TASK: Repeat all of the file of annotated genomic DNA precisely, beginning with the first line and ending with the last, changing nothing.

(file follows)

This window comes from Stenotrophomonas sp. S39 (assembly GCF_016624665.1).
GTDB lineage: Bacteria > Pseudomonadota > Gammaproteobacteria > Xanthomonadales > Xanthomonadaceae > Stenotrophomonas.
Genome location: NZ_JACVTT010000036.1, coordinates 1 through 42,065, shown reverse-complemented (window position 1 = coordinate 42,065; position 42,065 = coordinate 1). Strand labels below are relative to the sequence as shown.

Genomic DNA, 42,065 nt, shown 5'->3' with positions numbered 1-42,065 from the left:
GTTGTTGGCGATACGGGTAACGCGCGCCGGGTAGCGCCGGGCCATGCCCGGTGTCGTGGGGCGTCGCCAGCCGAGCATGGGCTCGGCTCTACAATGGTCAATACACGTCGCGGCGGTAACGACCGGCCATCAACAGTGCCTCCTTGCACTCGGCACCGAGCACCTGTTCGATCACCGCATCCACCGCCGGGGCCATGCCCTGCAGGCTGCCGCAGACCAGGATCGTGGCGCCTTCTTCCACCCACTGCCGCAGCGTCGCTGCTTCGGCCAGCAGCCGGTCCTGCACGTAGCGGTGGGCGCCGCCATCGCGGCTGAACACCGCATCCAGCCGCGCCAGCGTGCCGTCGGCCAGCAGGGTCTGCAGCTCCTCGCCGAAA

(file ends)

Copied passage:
This window comes from Stenotrophomonas sp. S39 (assembly GCF_016624665.1).
GTDB lineage: Bacteria > Pseudomonadota > Gammaproteobacteria > Xanthomonadales > Xanthomonadaceae > Stenotrophomonas.
Genome location: NZ_JACVTT010000036.1, coordinates 1 through 42,065, shown reverse-complemented (window position 1 = coordinate 42,065; position 42,065 = coordinate 1). Strand labels below are relative to the sequence as shown.

Genomic DNA, 42,065 nt, shown 5'->3' with positions numbered 1-42,065 from the left:
GTTGTTGGCGATACGGGTAACGCGCGCCGGGTAGCGCCGGGCCATGCCCGGTGTCGTGGGGCGTCGCCAGCCGAGCATGGGCTCGGCTCTACAATGGTCAATACACGTCGCGGCGGTAACGACCGGCCATCAACAGTGCCTCCTTGCACTCGGCACCGAGCACCTGTTCGATCACCGCATCCACCGCCGGGGCCATGCCCTGCAGGCTGCCGCAGACCAGGATCGTGGCGCCTTCTTCCACCCACTGCCGCAGCGTCGCTGCTTCGGCCAGCAGCCGGTCCTGCACGTAGCGGTGGGCGCCGCCATCGCGGCTGAACACCGCATCCAGCCGCGCCAGCGTGCCGTCGGCCAGCAGGGTCTGCAGCTCCTCGCCGAAA